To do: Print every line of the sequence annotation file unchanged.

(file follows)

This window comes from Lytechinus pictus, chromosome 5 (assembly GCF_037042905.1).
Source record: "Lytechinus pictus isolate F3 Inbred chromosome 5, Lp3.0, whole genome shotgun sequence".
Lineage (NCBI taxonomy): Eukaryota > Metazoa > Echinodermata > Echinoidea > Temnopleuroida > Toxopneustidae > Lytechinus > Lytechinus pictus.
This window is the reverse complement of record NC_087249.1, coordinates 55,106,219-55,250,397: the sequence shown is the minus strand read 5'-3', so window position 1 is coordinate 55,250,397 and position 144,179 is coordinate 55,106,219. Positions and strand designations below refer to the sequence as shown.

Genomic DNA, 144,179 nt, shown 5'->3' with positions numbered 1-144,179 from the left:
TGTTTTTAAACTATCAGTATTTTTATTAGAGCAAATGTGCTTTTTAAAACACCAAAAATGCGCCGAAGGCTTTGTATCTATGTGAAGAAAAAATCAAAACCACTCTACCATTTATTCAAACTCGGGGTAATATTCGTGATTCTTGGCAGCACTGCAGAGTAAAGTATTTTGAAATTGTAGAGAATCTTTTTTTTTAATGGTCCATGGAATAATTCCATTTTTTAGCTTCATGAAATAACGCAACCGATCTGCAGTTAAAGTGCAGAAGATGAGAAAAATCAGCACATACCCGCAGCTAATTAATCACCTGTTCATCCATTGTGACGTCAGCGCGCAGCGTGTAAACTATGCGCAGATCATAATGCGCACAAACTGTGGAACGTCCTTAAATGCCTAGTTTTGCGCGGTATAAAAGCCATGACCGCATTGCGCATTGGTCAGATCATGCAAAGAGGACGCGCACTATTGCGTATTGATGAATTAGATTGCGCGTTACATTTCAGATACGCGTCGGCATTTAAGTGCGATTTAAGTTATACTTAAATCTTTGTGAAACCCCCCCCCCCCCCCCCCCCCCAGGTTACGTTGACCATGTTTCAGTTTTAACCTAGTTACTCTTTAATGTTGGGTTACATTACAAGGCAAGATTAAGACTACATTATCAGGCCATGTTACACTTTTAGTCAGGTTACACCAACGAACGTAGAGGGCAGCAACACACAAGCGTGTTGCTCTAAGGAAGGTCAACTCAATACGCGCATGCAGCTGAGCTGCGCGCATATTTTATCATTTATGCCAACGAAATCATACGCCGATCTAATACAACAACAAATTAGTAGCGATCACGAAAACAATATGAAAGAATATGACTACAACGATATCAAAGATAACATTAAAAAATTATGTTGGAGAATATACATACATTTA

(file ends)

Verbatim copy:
This window comes from Lytechinus pictus, chromosome 5 (assembly GCF_037042905.1).
Source record: "Lytechinus pictus isolate F3 Inbred chromosome 5, Lp3.0, whole genome shotgun sequence".
Lineage (NCBI taxonomy): Eukaryota > Metazoa > Echinodermata > Echinoidea > Temnopleuroida > Toxopneustidae > Lytechinus > Lytechinus pictus.
This window is the reverse complement of record NC_087249.1, coordinates 55,106,219-55,250,397: the sequence shown is the minus strand read 5'-3', so window position 1 is coordinate 55,250,397 and position 144,179 is coordinate 55,106,219. Positions and strand designations below refer to the sequence as shown.

Genomic DNA, 144,179 nt, shown 5'->3' with positions numbered 1-144,179 from the left:
TGTTTTTAAACTATCAGTATTTTTATTAGAGCAAATGTGCTTTTTAAAACACCAAAAATGCGCCGAAGGCTTTGTATCTATGTGAAGAAAAAATCAAAACCACTCTACCATTTATTCAAACTCGGGGTAATATTCGTGATTCTTGGCAGCACTGCAGAGTAAAGTATTTTGAAATTGTAGAGAATCTTTTTTTTTAATGGTCCATGGAATAATTCCATTTTTTAGCTTCATGAAATAACGCAACCGATCTGCAGTTAAAGTGCAGAAGATGAGAAAAATCAGCACATACCCGCAGCTAATTAATCACCTGTTCATCCATTGTGACGTCAGCGCGCAGCGTGTAAACTATGCGCAGATCATAATGCGCACAAACTGTGGAACGTCCTTAAATGCCTAGTTTTGCGCGGTATAAAAGCCATGACCGCATTGCGCATTGGTCAGATCATGCAAAGAGGACGCGCACTATTGCGTATTGATGAATTAGATTGCGCGTTACATTTCAGATACGCGTCGGCATTTAAGTGCGATTTAAGTTATACTTAAATCTTTGTGAAACCCCCCCCCCCCCCCCCCCCCCAGGTTACGTTGACCATGTTTCAGTTTTAACCTAGTTACTCTTTAATGTTGGGTTACATTACAAGGCAAGATTAAGACTACATTATCAGGCCATGTTACACTTTTAGTCAGGTTACACCAACGAACGTAGAGGGCAGCAACACACAAGCGTGTTGCTCTAAGGAAGGTCAACTCAATACGCGCATGCAGCTGAGCTGCGCGCATATTTTATCATTTATGCCAACGAAATCATACGCCGATCTAATACAACAACAAATTAGTAGCGATCACGAAAACAATATGAAAGAATATGACTACAACGATATCAAAGATAACATTAAAAAATTATGTTGGAGAATATACATACATTTA